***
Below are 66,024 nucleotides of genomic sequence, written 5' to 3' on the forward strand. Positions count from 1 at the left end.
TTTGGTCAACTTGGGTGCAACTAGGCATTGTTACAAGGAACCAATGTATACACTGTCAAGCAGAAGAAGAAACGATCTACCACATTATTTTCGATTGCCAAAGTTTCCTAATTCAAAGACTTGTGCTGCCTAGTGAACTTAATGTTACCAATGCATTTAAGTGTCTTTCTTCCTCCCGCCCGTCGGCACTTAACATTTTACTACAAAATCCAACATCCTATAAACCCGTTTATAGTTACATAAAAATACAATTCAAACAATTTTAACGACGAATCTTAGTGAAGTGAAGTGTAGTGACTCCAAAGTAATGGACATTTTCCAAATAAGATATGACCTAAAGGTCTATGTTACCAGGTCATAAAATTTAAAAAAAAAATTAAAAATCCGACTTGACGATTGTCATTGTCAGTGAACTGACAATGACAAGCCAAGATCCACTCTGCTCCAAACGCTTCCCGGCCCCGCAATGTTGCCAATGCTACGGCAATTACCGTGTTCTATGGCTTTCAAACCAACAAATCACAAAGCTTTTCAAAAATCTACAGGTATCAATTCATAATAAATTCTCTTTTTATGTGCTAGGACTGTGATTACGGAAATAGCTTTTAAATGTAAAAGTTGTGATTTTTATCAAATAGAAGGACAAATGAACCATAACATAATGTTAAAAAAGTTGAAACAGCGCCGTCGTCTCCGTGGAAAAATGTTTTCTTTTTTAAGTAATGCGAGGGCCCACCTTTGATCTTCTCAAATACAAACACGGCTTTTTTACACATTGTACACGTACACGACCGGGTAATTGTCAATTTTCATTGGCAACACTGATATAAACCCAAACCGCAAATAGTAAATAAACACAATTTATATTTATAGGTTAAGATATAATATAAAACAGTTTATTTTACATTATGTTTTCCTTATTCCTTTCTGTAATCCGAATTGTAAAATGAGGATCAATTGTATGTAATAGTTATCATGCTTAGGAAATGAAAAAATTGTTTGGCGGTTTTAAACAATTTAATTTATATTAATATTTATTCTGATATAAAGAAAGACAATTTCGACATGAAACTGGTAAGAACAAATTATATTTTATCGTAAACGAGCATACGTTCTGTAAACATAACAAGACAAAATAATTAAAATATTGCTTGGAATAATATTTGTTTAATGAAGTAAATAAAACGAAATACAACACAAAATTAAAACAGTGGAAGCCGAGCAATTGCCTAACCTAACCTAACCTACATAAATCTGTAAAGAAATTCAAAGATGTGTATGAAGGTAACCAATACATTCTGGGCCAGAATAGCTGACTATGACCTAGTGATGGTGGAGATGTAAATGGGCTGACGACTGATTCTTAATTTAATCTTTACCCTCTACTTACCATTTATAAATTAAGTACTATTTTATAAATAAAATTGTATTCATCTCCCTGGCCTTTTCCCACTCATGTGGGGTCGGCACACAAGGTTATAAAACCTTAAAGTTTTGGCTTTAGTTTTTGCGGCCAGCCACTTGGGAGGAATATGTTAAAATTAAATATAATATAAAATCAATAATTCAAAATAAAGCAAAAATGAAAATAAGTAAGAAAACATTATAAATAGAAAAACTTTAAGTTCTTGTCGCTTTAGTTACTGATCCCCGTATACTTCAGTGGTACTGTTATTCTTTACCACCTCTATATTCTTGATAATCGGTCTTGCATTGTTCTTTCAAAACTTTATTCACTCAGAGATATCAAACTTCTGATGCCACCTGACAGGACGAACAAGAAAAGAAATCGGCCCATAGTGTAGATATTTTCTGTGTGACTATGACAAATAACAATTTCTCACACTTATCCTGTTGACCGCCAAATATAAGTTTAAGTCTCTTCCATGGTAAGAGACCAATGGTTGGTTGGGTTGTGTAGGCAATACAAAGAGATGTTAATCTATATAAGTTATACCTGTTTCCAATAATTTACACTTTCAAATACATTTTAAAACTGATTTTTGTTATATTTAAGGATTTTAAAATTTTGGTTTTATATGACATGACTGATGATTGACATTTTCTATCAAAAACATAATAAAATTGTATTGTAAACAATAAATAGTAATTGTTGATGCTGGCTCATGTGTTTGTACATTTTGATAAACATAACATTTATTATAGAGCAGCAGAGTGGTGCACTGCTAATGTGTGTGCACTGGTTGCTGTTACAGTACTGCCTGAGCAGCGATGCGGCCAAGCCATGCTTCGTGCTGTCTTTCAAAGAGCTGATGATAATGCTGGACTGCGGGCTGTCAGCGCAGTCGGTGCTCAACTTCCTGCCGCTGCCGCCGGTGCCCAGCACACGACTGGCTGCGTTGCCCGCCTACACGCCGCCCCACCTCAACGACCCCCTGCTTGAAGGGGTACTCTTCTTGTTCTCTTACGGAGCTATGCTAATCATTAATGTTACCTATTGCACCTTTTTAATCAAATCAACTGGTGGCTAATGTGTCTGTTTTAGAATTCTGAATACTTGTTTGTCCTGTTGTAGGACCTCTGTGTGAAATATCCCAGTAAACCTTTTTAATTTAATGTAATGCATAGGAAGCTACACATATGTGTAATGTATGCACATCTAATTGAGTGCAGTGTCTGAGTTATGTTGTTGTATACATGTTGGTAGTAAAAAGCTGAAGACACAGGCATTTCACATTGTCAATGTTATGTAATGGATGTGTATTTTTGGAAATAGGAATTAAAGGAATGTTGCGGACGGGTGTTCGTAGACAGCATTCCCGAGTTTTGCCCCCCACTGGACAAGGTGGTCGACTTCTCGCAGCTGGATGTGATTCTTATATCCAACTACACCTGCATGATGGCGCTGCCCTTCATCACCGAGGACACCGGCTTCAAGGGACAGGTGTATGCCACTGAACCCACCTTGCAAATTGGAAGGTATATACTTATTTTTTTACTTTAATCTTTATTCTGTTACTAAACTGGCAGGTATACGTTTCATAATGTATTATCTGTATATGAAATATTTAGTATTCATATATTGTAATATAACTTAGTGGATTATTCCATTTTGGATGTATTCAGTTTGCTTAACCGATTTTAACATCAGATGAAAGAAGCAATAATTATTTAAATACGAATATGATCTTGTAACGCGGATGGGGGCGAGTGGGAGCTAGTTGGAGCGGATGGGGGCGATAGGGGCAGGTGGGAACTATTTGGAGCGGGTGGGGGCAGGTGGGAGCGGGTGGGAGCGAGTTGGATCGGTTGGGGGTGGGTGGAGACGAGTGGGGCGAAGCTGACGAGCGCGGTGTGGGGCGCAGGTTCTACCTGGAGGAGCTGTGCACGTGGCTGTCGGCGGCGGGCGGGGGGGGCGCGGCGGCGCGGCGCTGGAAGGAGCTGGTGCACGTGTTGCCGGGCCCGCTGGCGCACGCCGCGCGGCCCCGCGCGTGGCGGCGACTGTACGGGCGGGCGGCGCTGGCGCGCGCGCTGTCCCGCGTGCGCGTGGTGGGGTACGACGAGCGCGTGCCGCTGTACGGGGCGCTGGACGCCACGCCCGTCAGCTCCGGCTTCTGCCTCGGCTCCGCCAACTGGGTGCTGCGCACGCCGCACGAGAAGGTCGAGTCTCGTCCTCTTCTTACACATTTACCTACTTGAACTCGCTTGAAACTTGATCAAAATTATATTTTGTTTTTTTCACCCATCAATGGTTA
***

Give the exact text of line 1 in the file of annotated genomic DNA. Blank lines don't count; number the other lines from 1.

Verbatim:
Below are 66,024 nucleotides of genomic sequence, written 5' to 3' on the forward strand. Positions count from 1 at the left end.